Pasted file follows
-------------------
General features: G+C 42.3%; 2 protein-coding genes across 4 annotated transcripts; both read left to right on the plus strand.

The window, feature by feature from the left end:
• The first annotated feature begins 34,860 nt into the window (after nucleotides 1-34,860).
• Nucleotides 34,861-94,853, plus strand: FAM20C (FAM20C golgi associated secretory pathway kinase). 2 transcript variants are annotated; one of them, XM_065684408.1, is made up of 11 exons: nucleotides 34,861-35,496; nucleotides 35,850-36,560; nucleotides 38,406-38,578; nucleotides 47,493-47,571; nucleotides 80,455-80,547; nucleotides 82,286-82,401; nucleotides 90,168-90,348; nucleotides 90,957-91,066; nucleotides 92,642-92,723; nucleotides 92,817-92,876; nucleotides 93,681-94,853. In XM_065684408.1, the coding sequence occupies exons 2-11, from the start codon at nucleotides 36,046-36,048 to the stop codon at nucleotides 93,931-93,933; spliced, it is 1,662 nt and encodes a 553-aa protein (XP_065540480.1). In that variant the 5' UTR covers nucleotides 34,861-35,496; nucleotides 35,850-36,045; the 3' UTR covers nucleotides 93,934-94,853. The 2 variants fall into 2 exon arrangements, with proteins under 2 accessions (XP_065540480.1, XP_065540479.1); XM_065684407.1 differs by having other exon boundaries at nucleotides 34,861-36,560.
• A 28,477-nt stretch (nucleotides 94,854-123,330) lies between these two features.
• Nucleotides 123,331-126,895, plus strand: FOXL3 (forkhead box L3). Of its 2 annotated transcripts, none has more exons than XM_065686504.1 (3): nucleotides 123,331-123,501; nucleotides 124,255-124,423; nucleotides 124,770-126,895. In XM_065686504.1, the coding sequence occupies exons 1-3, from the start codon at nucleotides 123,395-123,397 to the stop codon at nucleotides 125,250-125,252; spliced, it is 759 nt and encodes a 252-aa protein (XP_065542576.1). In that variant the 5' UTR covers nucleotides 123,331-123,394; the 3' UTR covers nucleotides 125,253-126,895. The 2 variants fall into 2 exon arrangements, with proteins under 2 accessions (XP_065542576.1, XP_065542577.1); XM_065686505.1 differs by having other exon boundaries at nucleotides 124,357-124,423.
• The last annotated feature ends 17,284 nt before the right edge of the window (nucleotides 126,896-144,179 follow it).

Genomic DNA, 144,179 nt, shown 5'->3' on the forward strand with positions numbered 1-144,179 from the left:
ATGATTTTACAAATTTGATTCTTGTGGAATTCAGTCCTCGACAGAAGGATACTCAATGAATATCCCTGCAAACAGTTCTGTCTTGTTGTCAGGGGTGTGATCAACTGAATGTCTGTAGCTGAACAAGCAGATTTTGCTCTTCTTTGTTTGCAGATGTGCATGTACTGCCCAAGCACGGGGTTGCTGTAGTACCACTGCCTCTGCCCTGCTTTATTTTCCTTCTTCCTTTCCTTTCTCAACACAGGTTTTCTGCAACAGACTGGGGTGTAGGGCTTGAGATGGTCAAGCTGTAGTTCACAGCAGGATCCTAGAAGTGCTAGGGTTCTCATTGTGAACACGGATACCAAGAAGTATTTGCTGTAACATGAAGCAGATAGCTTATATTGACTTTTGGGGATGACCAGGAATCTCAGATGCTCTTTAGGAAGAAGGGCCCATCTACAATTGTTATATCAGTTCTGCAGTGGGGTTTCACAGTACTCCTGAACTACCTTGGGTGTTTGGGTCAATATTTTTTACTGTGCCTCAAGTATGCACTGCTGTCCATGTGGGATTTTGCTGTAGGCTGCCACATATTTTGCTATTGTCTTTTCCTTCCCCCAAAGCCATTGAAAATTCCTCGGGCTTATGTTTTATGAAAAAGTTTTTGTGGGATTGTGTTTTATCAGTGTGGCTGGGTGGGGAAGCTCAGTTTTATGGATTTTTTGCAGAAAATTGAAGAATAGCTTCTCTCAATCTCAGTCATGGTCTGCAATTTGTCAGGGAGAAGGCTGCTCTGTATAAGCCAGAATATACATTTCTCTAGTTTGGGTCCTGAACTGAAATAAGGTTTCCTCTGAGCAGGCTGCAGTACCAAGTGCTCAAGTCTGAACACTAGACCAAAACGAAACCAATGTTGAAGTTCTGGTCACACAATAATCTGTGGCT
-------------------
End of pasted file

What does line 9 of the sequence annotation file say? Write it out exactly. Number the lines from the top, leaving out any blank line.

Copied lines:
ATGATTTTACAAATTTGATTCTTGTGGAATTCAGTCCTCGACAGAAGGATACTCAATGAATATCCCTGCAAACAGTTCTGTCTTGTTGTCAGGGGTGTGATCAACTGAATGTCTGTAGCTGAACAAGCAGATTTTGCTCTTCTTTGTTTGCAGATGTGCATGTACTGCCCAAGCACGGGGTTGCTGTAGTACCACTGCCTCTGCCCTGCTTTATTTTCCTTCTTCCTTTCCTTTCTCAACACAGGTTTTCTGCAACAGACTGGGGTGTAGGGCTTGAGATGGTCAAGCTGTAGTTCACAGCAGGATCCTAGAAGTGCTAGGGTTCTCATTGTGAACACGGATACCAAGAAGTATTTGCTGTAACATGAAGCAGATAGCTTATATTGACTTTTGGGGATGACCAGGAATCTCAGATGCTCTTTAGGAAGAAGGGCCCATCTACAATTGTTATATCAGTTCTGCAGTGGGGTTTCACAGTACTCCTGAACTACCTTGGGTGTTTGGGTCAATATTTTTTACTGTGCCTCAAGTATGCACTGCTGTCCATGTGGGATTTTGCTGTAGGCTGCCACATATTTTGCTATTGTCTTTTCCTTCCCCCAAAGCCATTGAAAATTCCTCGGGCTTATGTTTTATGAAAAAGTTTTTGTGGGATTGTGTTTTATCAGTGTGGCTGGGTGGGGAAGCTCAGTTTTATGGATTTTTTGCAGAAAATTGAAGAATAGCTTCTCTCAATCTCAGTCATGGTCTGCAATTTGTCAGGGAGAAGGCTGCTCTGTATAAGCCAGAATATACATTTCTCTAGTTTGGGTCCTGAACTGAAATAAGGTTTCCTCTGAGCAGGCTGCAGTACCAAGTGCTCAAGTCTGAACACTAGACCAAAACGAAACCAATGTTGAAGTTCTGGTCACACAATAATCTGTGGCT